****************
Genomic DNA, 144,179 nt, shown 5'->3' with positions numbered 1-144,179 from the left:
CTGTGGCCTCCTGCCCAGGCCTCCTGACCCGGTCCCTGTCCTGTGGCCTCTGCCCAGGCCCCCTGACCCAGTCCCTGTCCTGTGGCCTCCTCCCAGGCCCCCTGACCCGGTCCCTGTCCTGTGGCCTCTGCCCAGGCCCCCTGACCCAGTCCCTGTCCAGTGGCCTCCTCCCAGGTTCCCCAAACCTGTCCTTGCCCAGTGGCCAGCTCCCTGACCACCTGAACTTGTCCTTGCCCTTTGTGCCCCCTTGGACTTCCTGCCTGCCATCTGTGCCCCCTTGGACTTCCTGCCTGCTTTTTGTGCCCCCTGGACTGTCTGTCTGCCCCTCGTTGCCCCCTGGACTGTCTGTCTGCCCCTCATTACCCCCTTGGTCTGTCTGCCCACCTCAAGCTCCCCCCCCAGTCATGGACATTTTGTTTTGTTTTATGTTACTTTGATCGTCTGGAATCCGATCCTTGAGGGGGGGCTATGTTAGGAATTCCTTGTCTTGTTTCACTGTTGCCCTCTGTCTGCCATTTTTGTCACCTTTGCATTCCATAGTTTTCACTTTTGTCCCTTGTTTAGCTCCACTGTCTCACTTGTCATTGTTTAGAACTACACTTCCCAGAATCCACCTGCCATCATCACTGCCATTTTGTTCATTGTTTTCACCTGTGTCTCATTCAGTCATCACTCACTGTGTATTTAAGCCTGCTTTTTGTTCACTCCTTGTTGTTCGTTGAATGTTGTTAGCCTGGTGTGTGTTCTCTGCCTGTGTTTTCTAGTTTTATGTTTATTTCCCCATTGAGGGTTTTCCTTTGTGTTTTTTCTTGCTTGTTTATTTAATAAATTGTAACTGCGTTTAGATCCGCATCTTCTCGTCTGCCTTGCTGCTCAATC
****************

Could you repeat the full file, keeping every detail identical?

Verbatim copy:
Genomic DNA, 144,179 nt, shown 5'->3' with positions numbered 1-144,179 from the left:
CTGTGGCCTCCTGCCCAGGCCTCCTGACCCGGTCCCTGTCCTGTGGCCTCTGCCCAGGCCCCCTGACCCAGTCCCTGTCCTGTGGCCTCCTCCCAGGCCCCCTGACCCGGTCCCTGTCCTGTGGCCTCTGCCCAGGCCCCCTGACCCAGTCCCTGTCCAGTGGCCTCCTCCCAGGTTCCCCAAACCTGTCCTTGCCCAGTGGCCAGCTCCCTGACCACCTGAACTTGTCCTTGCCCTTTGTGCCCCCTTGGACTTCCTGCCTGCCATCTGTGCCCCCTTGGACTTCCTGCCTGCTTTTTGTGCCCCCTGGACTGTCTGTCTGCCCCTCGTTGCCCCCTGGACTGTCTGTCTGCCCCTCATTACCCCCTTGGTCTGTCTGCCCACCTCAAGCTCCCCCCCCAGTCATGGACATTTTGTTTTGTTTTATGTTACTTTGATCGTCTGGAATCCGATCCTTGAGGGGGGGCTATGTTAGGAATTCCTTGTCTTGTTTCACTGTTGCCCTCTGTCTGCCATTTTTGTCACCTTTGCATTCCATAGTTTTCACTTTTGTCCCTTGTTTAGCTCCACTGTCTCACTTGTCATTGTTTAGAACTACACTTCCCAGAATCCACCTGCCATCATCACTGCCATTTTGTTCATTGTTTTCACCTGTGTCTCATTCAGTCATCACTCACTGTGTATTTAAGCCTGCTTTTTGTTCACTCCTTGTTGTTCGTTGAATGTTGTTAGCCTGGTGTGTGTTCTCTGCCTGTGTTTTCTAGTTTTATGTTTATTTCCCCATTGAGGGTTTTCCTTTGTGTTTTTTCTTGCTTGTTTATTTAATAAATTGTAACTGCGTTTAGATCCGCATCTTCTCGTCTGCCTTGCTGCTCAATC